Articles and Information for and about Lefthanded People

Lefthanders In Other Sports

Basketball is a sport where the best players are the ones that can shoot or dribble with either hand, and there have been plenty of lefthanded basketball players in the NBA, including Bill Russell, Bob Lanier, Gail Goodrich, Nate Archibald, and many others.  While that is enough to show that there are no rules against them, there are no statistics to show if the number of lefthanders is significant, or if there are so few lefthanders that everybody seems to notice them.

While the best players can dribble and shoot with either hand so fluently that you might not be able to tell if they are lefthanded or righthanded, the average players tend to some their preference and only use their opposite hand when forced to.  The problem for lefthanders in basketball occurs at an early age, where if they can't make a righthanded layup or dribble well with their right hand, they might never get a chance to show their coach how well they can make a lefthanded layup or dribble with their left hand.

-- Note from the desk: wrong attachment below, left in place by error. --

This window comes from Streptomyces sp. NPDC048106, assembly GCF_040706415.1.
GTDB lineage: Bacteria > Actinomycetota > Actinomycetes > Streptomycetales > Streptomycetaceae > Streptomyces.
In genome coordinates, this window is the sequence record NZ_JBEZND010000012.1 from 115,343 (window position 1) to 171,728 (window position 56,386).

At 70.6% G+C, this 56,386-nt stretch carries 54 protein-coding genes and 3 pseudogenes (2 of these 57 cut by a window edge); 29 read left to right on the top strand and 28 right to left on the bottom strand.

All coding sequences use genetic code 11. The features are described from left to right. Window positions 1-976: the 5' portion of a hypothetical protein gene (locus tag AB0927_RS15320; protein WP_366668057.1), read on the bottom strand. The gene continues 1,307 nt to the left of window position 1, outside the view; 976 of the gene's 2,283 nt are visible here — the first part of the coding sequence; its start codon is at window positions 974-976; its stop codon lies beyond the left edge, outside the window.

Hockey is a sport with a pre-dominance of left-handed shooting forward and defensemen, but they are not necessarily all lefthanded people.  Hockey follows the philosophy of having the stronger hand at the top of the stick, so righthanders would shoot lefthanded while lefthanders would shoot righthanded.

Hockey goalies are also predominantly righthanded, wearing their catching glove on their left hand while controlling their stick with their right hand.  There are some lefthanded goalies in the game, catching glove on their right hand while controlling their stick with ther left hand.  It use to be very rare to see a "lefthanded goalie" because it was very difficult to find a righthand goalie mitt.  Now those gloves are more available, and much easier for a lefthander to find one and play the way that feels natural to to them.

There are sports where people are not allowed to play lefthanded, polo and field hockey.  In Polo, there is a realistic concern for safely, because if a lefthanded polo player and a righthanded polo player were heading towards each other, the horses they were riding would be very likely to collide.  In Field Hockey, the concern is that the back-swing of a lefthanded shot might be hard for players to get out of the way.

More information about how lefthanders fare in other sports coming soon.